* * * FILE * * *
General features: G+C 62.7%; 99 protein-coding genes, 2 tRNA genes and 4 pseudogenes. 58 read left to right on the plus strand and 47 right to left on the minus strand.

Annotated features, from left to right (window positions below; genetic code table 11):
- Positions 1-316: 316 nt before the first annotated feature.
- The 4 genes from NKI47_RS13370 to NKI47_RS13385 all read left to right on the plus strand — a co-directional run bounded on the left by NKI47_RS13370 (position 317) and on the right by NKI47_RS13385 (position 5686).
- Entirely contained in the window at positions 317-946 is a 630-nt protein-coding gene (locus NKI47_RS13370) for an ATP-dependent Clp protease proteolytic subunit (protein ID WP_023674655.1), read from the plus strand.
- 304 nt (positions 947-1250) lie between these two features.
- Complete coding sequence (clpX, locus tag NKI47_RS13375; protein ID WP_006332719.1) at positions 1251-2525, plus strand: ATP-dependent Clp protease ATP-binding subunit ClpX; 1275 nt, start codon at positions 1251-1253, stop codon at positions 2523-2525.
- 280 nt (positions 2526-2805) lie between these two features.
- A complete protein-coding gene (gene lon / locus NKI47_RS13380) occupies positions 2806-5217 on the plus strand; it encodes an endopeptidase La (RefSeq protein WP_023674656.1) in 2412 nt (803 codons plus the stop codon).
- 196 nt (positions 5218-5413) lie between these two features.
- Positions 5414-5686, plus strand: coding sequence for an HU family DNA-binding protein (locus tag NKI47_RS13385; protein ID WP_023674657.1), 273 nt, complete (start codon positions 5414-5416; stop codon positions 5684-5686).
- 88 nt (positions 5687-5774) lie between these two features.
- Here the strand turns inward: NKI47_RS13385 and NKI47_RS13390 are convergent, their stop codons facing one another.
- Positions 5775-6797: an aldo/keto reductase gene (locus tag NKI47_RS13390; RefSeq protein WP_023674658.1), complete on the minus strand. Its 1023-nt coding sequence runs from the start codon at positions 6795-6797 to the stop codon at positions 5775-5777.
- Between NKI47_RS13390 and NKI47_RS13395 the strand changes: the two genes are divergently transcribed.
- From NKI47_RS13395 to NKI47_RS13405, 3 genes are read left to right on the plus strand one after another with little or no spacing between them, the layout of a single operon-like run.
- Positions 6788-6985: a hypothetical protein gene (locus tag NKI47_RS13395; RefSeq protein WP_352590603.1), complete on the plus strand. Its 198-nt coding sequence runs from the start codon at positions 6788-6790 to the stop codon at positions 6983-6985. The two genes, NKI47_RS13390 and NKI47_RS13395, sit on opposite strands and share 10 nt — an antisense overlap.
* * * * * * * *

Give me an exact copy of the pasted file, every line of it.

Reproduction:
General features: G+C 62.7%; 99 protein-coding genes, 2 tRNA genes and 4 pseudogenes. 58 read left to right on the plus strand and 47 right to left on the minus strand.

Annotated features, from left to right (window positions below; genetic code table 11):
- Positions 1-316: 316 nt before the first annotated feature.
- The 4 genes from NKI47_RS13370 to NKI47_RS13385 all read left to right on the plus strand — a co-directional run bounded on the left by NKI47_RS13370 (position 317) and on the right by NKI47_RS13385 (position 5686).
- Entirely contained in the window at positions 317-946 is a 630-nt protein-coding gene (locus NKI47_RS13370) for an ATP-dependent Clp protease proteolytic subunit (protein ID WP_023674655.1), read from the plus strand.
- 304 nt (positions 947-1250) lie between these two features.
- Complete coding sequence (clpX, locus tag NKI47_RS13375; protein ID WP_006332719.1) at positions 1251-2525, plus strand: ATP-dependent Clp protease ATP-binding subunit ClpX; 1275 nt, start codon at positions 1251-1253, stop codon at positions 2523-2525.
- 280 nt (positions 2526-2805) lie between these two features.
- A complete protein-coding gene (gene lon / locus NKI47_RS13380) occupies positions 2806-5217 on the plus strand; it encodes an endopeptidase La (RefSeq protein WP_023674656.1) in 2412 nt (803 codons plus the stop codon).
- 196 nt (positions 5218-5413) lie between these two features.
- Positions 5414-5686, plus strand: coding sequence for an HU family DNA-binding protein (locus tag NKI47_RS13385; protein ID WP_023674657.1), 273 nt, complete (start codon positions 5414-5416; stop codon positions 5684-5686).
- 88 nt (positions 5687-5774) lie between these two features.
- Here the strand turns inward: NKI47_RS13385 and NKI47_RS13390 are convergent, their stop codons facing one another.
- Positions 5775-6797: an aldo/keto reductase gene (locus tag NKI47_RS13390; RefSeq protein WP_023674658.1), complete on the minus strand. Its 1023-nt coding sequence runs from the start codon at positions 6795-6797 to the stop codon at positions 5775-5777.
- Between NKI47_RS13390 and NKI47_RS13395 the strand changes: the two genes are divergently transcribed.
- From NKI47_RS13395 to NKI47_RS13405, 3 genes are read left to right on the plus strand one after another with little or no spacing between them, the layout of a single operon-like run.
- Positions 6788-6985: a hypothetical protein gene (locus tag NKI47_RS13395; RefSeq protein WP_352590603.1), complete on the plus strand. Its 198-nt coding sequence runs from the start codon at positions 6788-6790 to the stop codon at positions 6983-6985. The two genes, NKI47_RS13390 and NKI47_RS13395, sit on opposite strands and share 10 nt — an antisense overlap.